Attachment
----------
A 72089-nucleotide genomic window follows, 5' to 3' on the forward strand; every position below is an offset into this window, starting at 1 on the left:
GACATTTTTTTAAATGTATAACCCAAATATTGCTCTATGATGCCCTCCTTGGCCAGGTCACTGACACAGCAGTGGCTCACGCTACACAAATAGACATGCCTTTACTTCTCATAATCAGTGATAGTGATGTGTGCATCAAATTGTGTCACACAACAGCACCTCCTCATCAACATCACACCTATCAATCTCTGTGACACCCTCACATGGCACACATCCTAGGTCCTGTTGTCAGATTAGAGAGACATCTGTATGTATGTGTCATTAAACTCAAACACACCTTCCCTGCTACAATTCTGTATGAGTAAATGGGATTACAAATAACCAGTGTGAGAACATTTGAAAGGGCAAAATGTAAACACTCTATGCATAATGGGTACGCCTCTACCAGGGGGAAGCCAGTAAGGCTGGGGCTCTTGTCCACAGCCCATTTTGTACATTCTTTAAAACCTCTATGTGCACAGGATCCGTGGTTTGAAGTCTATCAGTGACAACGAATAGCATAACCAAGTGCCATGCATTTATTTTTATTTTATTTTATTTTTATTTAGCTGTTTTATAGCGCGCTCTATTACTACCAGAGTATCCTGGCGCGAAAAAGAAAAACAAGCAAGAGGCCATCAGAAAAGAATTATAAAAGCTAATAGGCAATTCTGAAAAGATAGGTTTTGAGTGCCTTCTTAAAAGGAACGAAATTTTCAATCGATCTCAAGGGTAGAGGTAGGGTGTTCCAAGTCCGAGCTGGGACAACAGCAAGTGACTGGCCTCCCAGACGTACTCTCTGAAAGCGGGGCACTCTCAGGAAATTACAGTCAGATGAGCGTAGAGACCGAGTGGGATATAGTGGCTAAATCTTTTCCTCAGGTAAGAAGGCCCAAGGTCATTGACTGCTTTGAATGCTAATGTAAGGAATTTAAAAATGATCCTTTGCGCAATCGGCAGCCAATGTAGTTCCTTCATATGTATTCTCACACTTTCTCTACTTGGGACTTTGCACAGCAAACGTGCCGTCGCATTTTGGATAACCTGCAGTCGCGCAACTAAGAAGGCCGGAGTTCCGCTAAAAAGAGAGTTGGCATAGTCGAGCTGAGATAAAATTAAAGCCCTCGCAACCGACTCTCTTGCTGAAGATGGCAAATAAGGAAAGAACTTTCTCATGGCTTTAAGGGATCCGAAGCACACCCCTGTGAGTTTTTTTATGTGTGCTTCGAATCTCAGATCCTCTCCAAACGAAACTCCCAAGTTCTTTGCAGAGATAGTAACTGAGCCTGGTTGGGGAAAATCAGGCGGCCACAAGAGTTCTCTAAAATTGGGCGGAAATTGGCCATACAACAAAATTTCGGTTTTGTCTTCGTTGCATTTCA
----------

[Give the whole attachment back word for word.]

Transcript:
A 72089-nucleotide genomic window follows, 5' to 3' on the forward strand; every position below is an offset into this window, starting at 1 on the left:
GACATTTTTTTAAATGTATAACCCAAATATTGCTCTATGATGCCCTCCTTGGCCAGGTCACTGACACAGCAGTGGCTCACGCTACACAAATAGACATGCCTTTACTTCTCATAATCAGTGATAGTGATGTGTGCATCAAATTGTGTCACACAACAGCACCTCCTCATCAACATCACACCTATCAATCTCTGTGACACCCTCACATGGCACACATCCTAGGTCCTGTTGTCAGATTAGAGAGACATCTGTATGTATGTGTCATTAAACTCAAACACACCTTCCCTGCTACAATTCTGTATGAGTAAATGGGATTACAAATAACCAGTGTGAGAACATTTGAAAGGGCAAAATGTAAACACTCTATGCATAATGGGTACGCCTCTACCAGGGGGAAGCCAGTAAGGCTGGGGCTCTTGTCCACAGCCCATTTTGTACATTCTTTAAAACCTCTATGTGCACAGGATCCGTGGTTTGAAGTCTATCAGTGACAACGAATAGCATAACCAAGTGCCATGCATTTATTTTTATTTTATTTTATTTTTATTTAGCTGTTTTATAGCGCGCTCTATTACTACCAGAGTATCCTGGCGCGAAAAAGAAAAACAAGCAAGAGGCCATCAGAAAAGAATTATAAAAGCTAATAGGCAATTCTGAAAAGATAGGTTTTGAGTGCCTTCTTAAAAGGAACGAAATTTTCAATCGATCTCAAGGGTAGAGGTAGGGTGTTCCAAGTCCGAGCTGGGACAACAGCAAGTGACTGGCCTCCCAGACGTACTCTCTGAAAGCGGGGCACTCTCAGGAAATTACAGTCAGATGAGCGTAGAGACCGAGTGGGATATAGTGGCTAAATCTTTTCCTCAGGTAAGAAGGCCCAAGGTCATTGACTGCTTTGAATGCTAATGTAAGGAATTTAAAAATGATCCTTTGCGCAATCGGCAGCCAATGTAGTTCCTTCATATGTATTCTCACACTTTCTCTACTTGGGACTTTGCACAGCAAACGTGCCGTCGCATTTTGGATAACCTGCAGTCGCGCAACTAAGAAGGCCGGAGTTCCGCTAAAAAGAGAGTTGGCATAGTCGAGCTGAGATAAAATTAAAGCCCTCGCAACCGACTCTCTTGCTGAAGATGGCAAATAAGGAAAGAACTTTCTCATGGCTTTAAGGGATCCGAAGCACACCCCTGTGAGTTTTTTTATGTGTGCTTCGAATCTCAGATCCTCTCCAAACGAAACTCCCAAGTTCTTTGCAGAGATAGTAACTGAGCCTGGTTGGGGAAAATCAGGCGGCCACAAGAGTTCTCTAAAATTGGGCGGAAATTGGCCATACAACAAAATTTCGGTTTTGTCTTCGTTGCATTTCA